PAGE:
The article deals with the role of the Greek goddess Hera and her Roman counterpart, Iuno, in the poetic treatments of the myth of Argonauts. The focus is put especially on Iuno’s character development in Valerius Flaccus’ adaptation of the myth. Iuno’s character in this work has already been discussed by Werner Schubert in his fundamental study (1991), in which he pointed out the remarkable approximation of Iuno fabulosa and Iuno civilis. Referring to this study, the article emphasizes rather the literary development of Iuno’s character. It is shown that Valerius Flaccus portrays the highest goddess not only as a peculiar helper (socia), as suggested by Schubert, but also as a permanent participant in an intertextual dialogue with the epic poems of Homer and Apollonius Rhodius. Valerius Flaccus’ aim here is to invert his literary predecessors’ accounts in a subtle and witted way (as Debra Hershkowitz has already presented).
This paper sets out to investigate the coexistence of two different versions of explicitation in translation studies, which, with reference to Chesterman’s distinction between S-universals and T-universals, are called S-explicitation and T-explicitation in the first part of this article. Following a brief survey of the major strands in explicitation research, the specific characteristics of S-explicitation and T-explicitation are discussed. By tracing the development of the explicitation concept from its origins in Vinay and Darbelnet’s comparative stylistics to its widespread application in corpus-based translation studies, the circumstances leading to the emergence of T-explicitation are identified and it is shown that T-explicitation has developed in the wake of the more general paradigm shift from source-text orientation to target-text orientation. Looking at the issue from the conceptual side, several arguments for a profound conceptual difference between S-explicitation and T-explicitation are then laid out. The terminological implications of subsuming the two concepts under a common designation are discussed and it is argued that, after all, T-explicitation is not a form of explicitation proper but rather a form of comparative explicitness, since it lacks the necessary criterion of translational intertextuality and thus falls outside the cognitive reality and the translational action of the translator.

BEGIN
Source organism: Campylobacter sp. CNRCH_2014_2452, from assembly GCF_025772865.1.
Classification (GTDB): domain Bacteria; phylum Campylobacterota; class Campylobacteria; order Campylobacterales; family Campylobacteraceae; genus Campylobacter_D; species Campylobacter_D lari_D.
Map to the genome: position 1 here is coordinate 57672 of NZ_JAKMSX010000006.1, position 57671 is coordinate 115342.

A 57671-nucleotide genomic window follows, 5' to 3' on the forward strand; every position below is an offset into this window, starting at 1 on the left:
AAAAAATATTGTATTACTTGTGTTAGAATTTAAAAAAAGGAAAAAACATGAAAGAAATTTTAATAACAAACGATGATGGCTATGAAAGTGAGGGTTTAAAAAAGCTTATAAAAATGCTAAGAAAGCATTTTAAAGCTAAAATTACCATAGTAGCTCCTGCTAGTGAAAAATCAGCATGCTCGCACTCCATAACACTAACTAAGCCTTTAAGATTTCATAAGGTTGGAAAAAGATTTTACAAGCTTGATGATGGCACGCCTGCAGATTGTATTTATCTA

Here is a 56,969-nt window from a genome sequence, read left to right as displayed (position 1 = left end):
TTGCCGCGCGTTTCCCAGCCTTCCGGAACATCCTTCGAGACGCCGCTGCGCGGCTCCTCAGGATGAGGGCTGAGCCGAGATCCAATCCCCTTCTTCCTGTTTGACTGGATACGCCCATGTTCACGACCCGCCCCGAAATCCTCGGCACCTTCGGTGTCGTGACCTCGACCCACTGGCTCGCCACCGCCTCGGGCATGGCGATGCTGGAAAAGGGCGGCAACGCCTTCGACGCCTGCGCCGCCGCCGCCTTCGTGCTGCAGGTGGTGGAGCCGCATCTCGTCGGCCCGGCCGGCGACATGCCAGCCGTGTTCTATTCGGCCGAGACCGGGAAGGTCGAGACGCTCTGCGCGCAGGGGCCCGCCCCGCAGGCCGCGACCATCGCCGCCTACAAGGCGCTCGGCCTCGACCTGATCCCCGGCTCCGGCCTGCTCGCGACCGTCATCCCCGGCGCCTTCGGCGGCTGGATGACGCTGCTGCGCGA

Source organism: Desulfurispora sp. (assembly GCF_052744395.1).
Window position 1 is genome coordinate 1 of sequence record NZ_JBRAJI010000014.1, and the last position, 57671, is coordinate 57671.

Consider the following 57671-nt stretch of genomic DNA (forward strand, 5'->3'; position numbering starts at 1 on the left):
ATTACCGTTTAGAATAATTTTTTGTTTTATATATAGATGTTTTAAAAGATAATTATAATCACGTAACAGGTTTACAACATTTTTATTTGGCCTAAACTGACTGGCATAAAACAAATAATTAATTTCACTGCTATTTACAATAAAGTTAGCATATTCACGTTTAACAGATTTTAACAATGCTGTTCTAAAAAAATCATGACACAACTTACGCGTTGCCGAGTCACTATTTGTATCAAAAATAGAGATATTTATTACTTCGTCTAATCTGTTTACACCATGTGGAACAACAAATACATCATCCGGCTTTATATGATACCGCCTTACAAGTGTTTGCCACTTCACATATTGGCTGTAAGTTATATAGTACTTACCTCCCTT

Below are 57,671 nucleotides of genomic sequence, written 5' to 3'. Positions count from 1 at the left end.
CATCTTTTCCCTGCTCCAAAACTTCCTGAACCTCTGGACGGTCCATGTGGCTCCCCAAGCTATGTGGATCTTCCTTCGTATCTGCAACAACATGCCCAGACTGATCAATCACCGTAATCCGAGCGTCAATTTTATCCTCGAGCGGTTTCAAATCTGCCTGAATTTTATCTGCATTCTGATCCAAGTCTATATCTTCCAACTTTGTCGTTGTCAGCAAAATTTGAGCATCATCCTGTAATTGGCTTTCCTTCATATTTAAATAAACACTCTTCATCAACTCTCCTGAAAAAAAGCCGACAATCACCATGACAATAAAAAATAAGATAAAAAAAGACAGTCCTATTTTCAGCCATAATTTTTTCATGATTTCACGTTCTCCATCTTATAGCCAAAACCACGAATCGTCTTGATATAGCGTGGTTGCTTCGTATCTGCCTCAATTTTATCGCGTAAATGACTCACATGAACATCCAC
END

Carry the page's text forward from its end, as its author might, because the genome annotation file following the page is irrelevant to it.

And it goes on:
In dealing with biblical subjects (especially in dramatic production between 1910 and 1930) Croatian literary expressionism showed its potent artistic side. This paper attempts to identify active literary mechanisms used by Croatian expressionist writers in their works in order to mark the syntactic and semantic potential of the biblical text. The analysis of intertextual connections between the biblical original and new literary structures results in establishing the dichotomy between affirmation/reconstruction (M. Begović, A. Cesarec, J. Kosor, T. Prpić, F. Galović, S. Tucić, M. Ogrizović) and negation/disputing of biblical contents, motifs and symbols (T. Strozzi, M. Krleža, J. Kulundžić, K. Mesarić). A frequent choice of Christ’s character and events in connection with him for literary interpretation and the construction of structure and semantics of a new text gives evidence of functional overlapping and joining of a Christian myth on Jesus as a Savior of humankind and expressionistic myth on a New Man as a symbolic projection of spiritual renewal.